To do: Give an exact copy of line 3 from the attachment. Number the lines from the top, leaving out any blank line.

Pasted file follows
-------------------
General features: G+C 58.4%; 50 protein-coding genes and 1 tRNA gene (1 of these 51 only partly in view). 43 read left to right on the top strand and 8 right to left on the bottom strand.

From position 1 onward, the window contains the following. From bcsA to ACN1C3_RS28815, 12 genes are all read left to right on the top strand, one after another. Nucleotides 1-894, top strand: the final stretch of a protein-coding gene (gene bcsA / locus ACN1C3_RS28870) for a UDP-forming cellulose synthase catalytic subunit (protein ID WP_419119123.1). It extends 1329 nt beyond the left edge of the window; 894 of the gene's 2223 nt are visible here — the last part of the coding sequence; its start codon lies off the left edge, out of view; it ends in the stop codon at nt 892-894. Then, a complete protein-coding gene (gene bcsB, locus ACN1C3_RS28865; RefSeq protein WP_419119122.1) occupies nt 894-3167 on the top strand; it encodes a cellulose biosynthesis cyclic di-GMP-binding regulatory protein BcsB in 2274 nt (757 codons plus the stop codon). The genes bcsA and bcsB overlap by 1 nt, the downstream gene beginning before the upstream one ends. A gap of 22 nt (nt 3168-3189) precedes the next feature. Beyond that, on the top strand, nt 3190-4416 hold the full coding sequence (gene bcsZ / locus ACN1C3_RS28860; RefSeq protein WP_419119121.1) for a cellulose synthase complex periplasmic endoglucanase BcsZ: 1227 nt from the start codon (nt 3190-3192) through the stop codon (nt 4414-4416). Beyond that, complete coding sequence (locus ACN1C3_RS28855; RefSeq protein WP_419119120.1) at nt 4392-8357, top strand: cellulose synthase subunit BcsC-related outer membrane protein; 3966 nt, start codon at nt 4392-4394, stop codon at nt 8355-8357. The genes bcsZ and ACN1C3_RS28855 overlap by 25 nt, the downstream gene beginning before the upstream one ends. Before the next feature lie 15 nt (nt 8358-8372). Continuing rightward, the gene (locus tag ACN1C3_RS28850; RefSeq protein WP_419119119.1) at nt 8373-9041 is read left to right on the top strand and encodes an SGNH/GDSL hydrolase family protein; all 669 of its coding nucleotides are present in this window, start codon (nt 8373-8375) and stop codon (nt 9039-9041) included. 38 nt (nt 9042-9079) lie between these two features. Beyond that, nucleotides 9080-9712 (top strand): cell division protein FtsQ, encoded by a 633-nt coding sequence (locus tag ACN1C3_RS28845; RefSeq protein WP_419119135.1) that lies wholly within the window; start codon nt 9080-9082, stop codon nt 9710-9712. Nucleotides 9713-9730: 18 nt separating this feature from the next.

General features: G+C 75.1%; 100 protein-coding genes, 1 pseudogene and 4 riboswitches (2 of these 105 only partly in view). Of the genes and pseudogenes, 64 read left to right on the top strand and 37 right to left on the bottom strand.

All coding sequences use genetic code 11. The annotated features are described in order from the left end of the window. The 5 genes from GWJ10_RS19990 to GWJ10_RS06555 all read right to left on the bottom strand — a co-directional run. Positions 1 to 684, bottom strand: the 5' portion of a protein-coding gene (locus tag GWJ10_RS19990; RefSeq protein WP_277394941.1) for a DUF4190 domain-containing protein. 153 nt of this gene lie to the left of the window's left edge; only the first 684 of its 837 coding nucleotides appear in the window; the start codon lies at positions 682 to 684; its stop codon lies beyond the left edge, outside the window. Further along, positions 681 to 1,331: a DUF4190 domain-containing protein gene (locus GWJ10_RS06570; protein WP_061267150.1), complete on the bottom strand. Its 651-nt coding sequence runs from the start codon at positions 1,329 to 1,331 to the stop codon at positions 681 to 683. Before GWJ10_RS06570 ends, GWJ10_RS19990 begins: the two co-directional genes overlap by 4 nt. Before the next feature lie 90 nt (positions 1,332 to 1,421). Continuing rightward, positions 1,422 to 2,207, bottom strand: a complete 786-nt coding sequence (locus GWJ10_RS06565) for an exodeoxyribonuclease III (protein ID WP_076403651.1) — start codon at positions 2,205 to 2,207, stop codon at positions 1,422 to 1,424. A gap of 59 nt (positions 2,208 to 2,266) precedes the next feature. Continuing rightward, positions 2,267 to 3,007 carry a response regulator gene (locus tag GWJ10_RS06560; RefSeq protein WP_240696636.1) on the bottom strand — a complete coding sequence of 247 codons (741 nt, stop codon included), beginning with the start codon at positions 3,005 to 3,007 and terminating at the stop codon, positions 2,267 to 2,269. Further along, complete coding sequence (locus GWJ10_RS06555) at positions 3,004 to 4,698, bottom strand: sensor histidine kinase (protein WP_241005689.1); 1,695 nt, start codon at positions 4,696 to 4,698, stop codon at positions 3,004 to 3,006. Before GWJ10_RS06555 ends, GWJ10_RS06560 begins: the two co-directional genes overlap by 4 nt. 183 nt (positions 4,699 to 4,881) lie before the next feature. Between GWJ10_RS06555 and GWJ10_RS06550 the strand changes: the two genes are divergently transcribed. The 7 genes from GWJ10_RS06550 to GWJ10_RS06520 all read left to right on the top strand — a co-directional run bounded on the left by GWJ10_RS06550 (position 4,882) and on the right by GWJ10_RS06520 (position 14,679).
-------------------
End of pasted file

General features: G+C 75.1%; 100 protein-coding genes, 1 pseudogene and 4 riboswitches (2 of these 105 only partly in view). Of the genes and pseudogenes, 64 read left to right on the top strand and 37 right to left on the bottom strand.